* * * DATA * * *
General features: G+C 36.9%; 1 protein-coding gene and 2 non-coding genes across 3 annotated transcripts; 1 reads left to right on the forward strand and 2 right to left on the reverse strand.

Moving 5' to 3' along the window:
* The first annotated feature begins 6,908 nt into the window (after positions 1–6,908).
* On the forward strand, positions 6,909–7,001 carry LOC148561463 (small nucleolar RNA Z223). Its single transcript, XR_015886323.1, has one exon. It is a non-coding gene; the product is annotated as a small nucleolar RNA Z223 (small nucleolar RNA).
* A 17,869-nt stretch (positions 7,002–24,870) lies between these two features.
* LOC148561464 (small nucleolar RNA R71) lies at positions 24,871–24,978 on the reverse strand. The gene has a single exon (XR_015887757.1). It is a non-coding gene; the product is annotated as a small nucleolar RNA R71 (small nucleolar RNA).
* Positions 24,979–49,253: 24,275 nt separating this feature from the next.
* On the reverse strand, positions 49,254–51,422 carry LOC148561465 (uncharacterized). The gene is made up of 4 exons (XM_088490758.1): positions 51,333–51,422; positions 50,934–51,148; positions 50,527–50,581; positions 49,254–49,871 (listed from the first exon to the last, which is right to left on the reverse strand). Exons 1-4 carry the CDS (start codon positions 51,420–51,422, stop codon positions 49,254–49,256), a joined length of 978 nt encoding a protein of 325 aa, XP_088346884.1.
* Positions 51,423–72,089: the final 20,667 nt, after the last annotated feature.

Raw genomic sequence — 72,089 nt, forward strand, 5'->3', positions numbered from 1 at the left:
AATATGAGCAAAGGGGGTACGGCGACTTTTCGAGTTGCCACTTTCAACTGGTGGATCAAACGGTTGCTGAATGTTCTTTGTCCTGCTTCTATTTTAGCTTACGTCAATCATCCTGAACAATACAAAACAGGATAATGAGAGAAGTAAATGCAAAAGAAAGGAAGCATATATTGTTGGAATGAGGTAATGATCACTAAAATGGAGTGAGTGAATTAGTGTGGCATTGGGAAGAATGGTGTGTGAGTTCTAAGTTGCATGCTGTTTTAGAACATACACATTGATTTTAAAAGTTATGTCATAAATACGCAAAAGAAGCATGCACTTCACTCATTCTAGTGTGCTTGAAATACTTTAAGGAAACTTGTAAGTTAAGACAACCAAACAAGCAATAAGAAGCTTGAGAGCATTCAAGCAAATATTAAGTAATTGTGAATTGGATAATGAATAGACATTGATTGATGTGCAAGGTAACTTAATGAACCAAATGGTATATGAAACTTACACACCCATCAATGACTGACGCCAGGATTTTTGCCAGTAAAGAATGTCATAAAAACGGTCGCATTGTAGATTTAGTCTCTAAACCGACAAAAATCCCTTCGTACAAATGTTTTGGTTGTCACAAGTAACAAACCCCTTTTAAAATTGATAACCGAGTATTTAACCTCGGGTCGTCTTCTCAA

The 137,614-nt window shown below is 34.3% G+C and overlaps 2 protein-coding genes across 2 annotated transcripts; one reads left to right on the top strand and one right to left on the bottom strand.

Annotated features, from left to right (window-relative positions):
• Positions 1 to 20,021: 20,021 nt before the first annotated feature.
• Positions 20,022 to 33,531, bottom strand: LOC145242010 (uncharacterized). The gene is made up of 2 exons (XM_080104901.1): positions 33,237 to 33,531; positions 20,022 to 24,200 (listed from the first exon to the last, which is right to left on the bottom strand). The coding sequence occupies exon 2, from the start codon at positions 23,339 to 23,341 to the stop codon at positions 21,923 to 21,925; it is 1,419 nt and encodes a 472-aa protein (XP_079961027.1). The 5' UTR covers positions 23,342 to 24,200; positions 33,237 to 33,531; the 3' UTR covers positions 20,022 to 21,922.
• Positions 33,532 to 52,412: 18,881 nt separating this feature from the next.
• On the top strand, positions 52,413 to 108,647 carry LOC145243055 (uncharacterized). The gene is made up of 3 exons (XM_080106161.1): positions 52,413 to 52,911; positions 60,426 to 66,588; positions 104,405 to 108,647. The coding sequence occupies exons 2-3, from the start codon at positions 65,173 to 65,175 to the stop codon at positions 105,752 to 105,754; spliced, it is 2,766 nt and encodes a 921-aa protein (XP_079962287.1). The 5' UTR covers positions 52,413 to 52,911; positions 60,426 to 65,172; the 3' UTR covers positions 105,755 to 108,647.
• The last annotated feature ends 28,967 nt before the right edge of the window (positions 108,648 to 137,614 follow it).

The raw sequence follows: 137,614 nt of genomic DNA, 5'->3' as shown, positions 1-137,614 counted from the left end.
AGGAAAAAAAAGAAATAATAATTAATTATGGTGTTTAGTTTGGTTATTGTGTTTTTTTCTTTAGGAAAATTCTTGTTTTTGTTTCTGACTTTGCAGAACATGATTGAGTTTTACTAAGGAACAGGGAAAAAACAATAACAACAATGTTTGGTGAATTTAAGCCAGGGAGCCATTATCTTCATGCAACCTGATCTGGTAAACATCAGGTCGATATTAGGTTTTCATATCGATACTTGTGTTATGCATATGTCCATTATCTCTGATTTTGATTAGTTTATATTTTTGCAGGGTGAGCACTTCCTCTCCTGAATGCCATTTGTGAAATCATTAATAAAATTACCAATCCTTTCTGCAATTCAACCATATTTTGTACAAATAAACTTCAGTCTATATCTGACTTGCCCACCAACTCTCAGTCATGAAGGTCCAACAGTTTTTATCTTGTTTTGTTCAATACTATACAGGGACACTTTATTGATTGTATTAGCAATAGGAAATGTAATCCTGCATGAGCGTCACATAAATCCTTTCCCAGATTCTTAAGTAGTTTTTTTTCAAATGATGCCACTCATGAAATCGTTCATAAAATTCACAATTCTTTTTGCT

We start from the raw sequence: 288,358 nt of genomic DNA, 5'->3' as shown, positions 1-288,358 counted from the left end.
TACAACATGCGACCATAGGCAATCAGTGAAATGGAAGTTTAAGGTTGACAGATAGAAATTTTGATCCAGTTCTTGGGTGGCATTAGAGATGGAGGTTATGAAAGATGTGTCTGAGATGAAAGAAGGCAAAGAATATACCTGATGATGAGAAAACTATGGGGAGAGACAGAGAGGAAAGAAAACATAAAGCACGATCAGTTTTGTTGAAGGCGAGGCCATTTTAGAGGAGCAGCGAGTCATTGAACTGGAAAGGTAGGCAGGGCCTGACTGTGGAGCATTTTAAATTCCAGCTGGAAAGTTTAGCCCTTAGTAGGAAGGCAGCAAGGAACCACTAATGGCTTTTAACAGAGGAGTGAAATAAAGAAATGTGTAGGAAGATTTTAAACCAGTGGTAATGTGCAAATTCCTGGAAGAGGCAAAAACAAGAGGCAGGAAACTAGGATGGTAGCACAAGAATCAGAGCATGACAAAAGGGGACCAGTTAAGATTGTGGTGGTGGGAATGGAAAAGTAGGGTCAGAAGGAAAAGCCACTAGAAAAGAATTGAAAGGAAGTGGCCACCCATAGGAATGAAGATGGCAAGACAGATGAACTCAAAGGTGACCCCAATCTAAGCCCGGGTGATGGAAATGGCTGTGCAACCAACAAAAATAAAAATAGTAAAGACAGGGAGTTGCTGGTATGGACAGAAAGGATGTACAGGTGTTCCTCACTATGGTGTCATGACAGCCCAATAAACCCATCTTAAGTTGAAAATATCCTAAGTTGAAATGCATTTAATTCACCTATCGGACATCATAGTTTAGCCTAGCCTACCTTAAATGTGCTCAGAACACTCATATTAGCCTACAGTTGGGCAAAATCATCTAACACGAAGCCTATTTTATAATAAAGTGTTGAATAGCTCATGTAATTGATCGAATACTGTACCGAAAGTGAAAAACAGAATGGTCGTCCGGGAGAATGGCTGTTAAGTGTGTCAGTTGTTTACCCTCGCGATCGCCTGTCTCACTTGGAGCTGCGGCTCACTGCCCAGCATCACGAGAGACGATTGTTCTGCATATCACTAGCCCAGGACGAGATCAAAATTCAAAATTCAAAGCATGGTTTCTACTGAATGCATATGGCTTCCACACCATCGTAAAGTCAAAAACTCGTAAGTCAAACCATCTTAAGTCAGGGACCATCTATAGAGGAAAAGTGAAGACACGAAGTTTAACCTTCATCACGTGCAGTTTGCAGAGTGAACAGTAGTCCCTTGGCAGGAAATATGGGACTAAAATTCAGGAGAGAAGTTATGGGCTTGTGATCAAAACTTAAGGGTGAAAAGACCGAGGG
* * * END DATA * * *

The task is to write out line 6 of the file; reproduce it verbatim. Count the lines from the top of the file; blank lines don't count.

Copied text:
* LOC148561464 (small nucleolar RNA R71) lies at positions 24,871–24,978 on the reverse strand. The gene has a single exon (XR_015887757.1). It is a non-coding gene; the product is annotated as a small nucleolar RNA R71 (small nucleolar RNA).